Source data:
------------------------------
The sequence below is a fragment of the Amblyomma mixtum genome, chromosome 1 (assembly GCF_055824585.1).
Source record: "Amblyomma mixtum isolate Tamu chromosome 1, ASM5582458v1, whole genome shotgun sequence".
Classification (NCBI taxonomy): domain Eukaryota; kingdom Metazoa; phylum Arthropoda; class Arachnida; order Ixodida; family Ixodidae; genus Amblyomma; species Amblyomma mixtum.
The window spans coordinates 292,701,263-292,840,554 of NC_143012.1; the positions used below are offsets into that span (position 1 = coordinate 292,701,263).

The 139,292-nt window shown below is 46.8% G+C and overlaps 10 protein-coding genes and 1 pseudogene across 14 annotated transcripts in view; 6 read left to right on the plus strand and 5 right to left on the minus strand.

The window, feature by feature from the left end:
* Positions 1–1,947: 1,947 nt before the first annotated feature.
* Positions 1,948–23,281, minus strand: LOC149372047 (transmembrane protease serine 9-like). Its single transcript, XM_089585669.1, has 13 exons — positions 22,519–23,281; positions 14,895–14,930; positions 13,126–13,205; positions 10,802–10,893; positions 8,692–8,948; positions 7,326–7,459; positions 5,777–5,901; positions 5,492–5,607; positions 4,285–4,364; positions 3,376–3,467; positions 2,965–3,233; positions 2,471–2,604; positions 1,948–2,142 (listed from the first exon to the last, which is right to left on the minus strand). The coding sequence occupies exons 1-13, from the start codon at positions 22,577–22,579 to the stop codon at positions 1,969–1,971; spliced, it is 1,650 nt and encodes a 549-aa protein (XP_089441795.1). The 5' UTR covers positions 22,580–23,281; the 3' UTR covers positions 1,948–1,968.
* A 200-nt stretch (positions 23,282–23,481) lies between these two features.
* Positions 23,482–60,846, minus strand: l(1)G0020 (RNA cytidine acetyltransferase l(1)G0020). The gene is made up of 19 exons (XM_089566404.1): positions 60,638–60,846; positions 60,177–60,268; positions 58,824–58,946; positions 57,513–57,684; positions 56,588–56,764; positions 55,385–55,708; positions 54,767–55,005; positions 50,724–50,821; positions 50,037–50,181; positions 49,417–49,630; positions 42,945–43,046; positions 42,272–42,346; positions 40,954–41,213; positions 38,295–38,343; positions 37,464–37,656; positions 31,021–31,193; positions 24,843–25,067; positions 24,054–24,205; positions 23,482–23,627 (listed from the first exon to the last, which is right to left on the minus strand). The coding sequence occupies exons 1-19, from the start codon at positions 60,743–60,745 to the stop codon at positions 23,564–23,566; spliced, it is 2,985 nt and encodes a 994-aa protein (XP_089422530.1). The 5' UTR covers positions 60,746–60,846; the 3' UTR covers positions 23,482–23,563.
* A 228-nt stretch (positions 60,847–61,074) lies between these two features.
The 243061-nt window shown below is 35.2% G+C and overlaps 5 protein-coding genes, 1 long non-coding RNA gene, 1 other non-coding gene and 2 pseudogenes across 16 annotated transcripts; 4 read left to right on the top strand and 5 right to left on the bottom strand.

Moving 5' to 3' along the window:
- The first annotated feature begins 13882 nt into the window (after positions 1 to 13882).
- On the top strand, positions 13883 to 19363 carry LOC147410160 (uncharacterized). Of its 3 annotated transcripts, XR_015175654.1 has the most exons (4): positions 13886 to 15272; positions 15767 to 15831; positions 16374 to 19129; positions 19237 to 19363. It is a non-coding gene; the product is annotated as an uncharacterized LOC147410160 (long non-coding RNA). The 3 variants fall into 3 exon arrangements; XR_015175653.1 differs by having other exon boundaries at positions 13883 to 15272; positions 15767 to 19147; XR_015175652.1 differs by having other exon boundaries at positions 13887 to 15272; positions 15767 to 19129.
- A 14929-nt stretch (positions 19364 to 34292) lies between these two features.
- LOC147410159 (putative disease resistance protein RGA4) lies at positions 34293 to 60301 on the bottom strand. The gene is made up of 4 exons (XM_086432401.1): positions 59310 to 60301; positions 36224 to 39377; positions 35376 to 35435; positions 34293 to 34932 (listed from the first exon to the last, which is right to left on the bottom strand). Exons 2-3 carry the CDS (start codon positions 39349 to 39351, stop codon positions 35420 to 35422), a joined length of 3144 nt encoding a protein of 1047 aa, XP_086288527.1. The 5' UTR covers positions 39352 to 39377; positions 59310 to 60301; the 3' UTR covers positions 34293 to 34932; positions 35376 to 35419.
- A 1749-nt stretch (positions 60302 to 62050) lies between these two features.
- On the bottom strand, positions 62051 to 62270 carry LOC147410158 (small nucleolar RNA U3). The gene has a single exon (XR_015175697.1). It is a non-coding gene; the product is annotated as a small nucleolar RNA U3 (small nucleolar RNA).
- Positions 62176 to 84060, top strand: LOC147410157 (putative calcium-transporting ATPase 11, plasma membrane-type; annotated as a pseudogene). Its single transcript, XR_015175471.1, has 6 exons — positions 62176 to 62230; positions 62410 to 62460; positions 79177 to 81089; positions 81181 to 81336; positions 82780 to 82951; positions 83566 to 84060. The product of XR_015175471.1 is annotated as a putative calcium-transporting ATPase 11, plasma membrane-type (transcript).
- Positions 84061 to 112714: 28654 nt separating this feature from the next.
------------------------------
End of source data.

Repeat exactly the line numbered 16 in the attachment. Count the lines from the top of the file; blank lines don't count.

- A 14929-nt stretch (positions 19364 to 34292) lies between these two features.